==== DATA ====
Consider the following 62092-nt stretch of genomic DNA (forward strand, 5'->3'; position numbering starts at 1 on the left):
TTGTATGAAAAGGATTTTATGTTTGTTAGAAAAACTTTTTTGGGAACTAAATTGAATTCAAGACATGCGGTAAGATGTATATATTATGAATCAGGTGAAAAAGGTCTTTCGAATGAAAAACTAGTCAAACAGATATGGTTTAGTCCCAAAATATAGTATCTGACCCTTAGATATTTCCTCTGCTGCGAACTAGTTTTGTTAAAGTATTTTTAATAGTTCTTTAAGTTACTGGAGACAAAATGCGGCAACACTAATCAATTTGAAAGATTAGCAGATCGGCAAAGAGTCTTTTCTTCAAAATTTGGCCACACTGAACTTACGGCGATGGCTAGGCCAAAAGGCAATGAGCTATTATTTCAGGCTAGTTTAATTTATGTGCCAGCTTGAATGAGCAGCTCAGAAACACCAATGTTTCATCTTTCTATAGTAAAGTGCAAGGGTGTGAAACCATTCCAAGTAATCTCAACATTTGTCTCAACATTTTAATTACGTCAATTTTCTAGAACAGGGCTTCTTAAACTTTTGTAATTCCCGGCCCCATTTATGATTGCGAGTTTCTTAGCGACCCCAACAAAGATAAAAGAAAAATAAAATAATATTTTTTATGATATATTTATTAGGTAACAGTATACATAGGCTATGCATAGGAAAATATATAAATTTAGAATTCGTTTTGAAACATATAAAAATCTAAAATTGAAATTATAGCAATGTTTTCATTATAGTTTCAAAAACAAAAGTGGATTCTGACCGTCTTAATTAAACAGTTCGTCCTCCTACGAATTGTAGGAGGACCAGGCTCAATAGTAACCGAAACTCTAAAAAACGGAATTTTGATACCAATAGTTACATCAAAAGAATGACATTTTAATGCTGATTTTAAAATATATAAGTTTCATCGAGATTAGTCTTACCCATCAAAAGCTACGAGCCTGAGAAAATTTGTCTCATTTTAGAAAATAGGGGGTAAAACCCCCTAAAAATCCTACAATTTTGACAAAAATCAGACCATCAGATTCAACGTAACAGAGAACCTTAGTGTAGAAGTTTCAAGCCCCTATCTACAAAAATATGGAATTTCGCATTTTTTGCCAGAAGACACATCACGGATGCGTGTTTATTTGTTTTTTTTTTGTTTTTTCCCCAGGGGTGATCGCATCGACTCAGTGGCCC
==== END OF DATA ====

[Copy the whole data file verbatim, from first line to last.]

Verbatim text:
Consider the following 62092-nt stretch of genomic DNA (forward strand, 5'->3'; position numbering starts at 1 on the left):
TTGTATGAAAAGGATTTTATGTTTGTTAGAAAAACTTTTTTGGGAACTAAATTGAATTCAAGACATGCGGTAAGATGTATATATTATGAATCAGGTGAAAAAGGTCTTTCGAATGAAAAACTAGTCAAACAGATATGGTTTAGTCCCAAAATATAGTATCTGACCCTTAGATATTTCCTCTGCTGCGAACTAGTTTTGTTAAAGTATTTTTAATAGTTCTTTAAGTTACTGGAGACAAAATGCGGCAACACTAATCAATTTGAAAGATTAGCAGATCGGCAAAGAGTCTTTTCTTCAAAATTTGGCCACACTGAACTTACGGCGATGGCTAGGCCAAAAGGCAATGAGCTATTATTTCAGGCTAGTTTAATTTATGTGCCAGCTTGAATGAGCAGCTCAGAAACACCAATGTTTCATCTTTCTATAGTAAAGTGCAAGGGTGTGAAACCATTCCAAGTAATCTCAACATTTGTCTCAACATTTTAATTACGTCAATTTTCTAGAACAGGGCTTCTTAAACTTTTGTAATTCCCGGCCCCATTTATGATTGCGAGTTTCTTAGCGACCCCAACAAAGATAAAAGAAAAATAAAATAATATTTTTTATGATATATTTATTAGGTAACAGTATACATAGGCTATGCATAGGAAAATATATAAATTTAGAATTCGTTTTGAAACATATAAAAATCTAAAATTGAAATTATAGCAATGTTTTCATTATAGTTTCAAAAACAAAAGTGGATTCTGACCGTCTTAATTAAACAGTTCGTCCTCCTACGAATTGTAGGAGGACCAGGCTCAATAGTAACCGAAACTCTAAAAAACGGAATTTTGATACCAATAGTTACATCAAAAGAATGACATTTTAATGCTGATTTTAAAATATATAAGTTTCATCGAGATTAGTCTTACCCATCAAAAGCTACGAGCCTGAGAAAATTTGTCTCATTTTAGAAAATAGGGGGTAAAACCCCCTAAAAATCCTACAATTTTGACAAAAATCAGACCATCAGATTCAACGTAACAGAGAACCTTAGTGTAGAAGTTTCAAGCCCCTATCTACAAAAATATGGAATTTCGCATTTTTTGCCAGAAGACACATCACGGATGCGTGTTTATTTGTTTTTTTTTTGTTTTTTCCCCAGGGGTGATCGCATCGACTCAGTGGCCC